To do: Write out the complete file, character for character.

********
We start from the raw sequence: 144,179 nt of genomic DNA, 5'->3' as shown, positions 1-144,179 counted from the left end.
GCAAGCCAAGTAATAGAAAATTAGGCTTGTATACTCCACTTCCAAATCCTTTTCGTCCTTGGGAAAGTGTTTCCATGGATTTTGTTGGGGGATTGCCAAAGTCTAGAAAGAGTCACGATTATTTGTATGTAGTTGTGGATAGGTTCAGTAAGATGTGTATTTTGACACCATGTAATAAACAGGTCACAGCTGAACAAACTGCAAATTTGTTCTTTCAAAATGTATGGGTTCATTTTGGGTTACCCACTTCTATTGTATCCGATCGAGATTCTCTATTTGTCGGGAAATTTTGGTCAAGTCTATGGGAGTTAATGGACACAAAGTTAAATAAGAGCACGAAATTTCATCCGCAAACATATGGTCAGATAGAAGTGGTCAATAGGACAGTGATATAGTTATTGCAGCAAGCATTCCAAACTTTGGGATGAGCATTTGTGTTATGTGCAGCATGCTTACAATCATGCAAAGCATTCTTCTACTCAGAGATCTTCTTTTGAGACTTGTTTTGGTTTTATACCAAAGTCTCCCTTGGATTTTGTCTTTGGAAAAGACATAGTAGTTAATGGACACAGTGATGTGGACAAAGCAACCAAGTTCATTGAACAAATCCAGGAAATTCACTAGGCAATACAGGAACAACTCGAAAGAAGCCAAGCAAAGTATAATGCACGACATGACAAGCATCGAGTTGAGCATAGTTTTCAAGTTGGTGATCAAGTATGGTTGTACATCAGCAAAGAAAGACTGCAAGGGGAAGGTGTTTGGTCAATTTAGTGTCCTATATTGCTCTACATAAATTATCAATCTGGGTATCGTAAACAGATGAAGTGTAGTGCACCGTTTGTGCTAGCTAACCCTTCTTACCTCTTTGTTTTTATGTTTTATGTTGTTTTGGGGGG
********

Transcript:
We start from the raw sequence: 144,179 nt of genomic DNA, 5'->3' as shown, positions 1-144,179 counted from the left end.
GCAAGCCAAGTAATAGAAAATTAGGCTTGTATACTCCACTTCCAAATCCTTTTCGTCCTTGGGAAAGTGTTTCCATGGATTTTGTTGGGGGATTGCCAAAGTCTAGAAAGAGTCACGATTATTTGTATGTAGTTGTGGATAGGTTCAGTAAGATGTGTATTTTGACACCATGTAATAAACAGGTCACAGCTGAACAAACTGCAAATTTGTTCTTTCAAAATGTATGGGTTCATTTTGGGTTACCCACTTCTATTGTATCCGATCGAGATTCTCTATTTGTCGGGAAATTTTGGTCAAGTCTATGGGAGTTAATGGACACAAAGTTAAATAAGAGCACGAAATTTCATCCGCAAACATATGGTCAGATAGAAGTGGTCAATAGGACAGTGATATAGTTATTGCAGCAAGCATTCCAAACTTTGGGATGAGCATTTGTGTTATGTGCAGCATGCTTACAATCATGCAAAGCATTCTTCTACTCAGAGATCTTCTTTTGAGACTTGTTTTGGTTTTATACCAAAGTCTCCCTTGGATTTTGTCTTTGGAAAAGACATAGTAGTTAATGGACACAGTGATGTGGACAAAGCAACCAAGTTCATTGAACAAATCCAGGAAATTCACTAGGCAATACAGGAACAACTCGAAAGAAGCCAAGCAAAGTATAATGCACGACATGACAAGCATCGAGTTGAGCATAGTTTTCAAGTTGGTGATCAAGTATGGTTGTACATCAGCAAAGAAAGACTGCAAGGGGAAGGTGTTTGGTCAATTTAGTGTCCTATATTGCTCTACATAAATTATCAATCTGGGTATCGTAAACAGATGAAGTGTAGTGCACCGTTTGTGCTAGCTAACCCTTCTTACCTCTTTGTTTTTATGTTTTATGTTGTTTTGGGGGG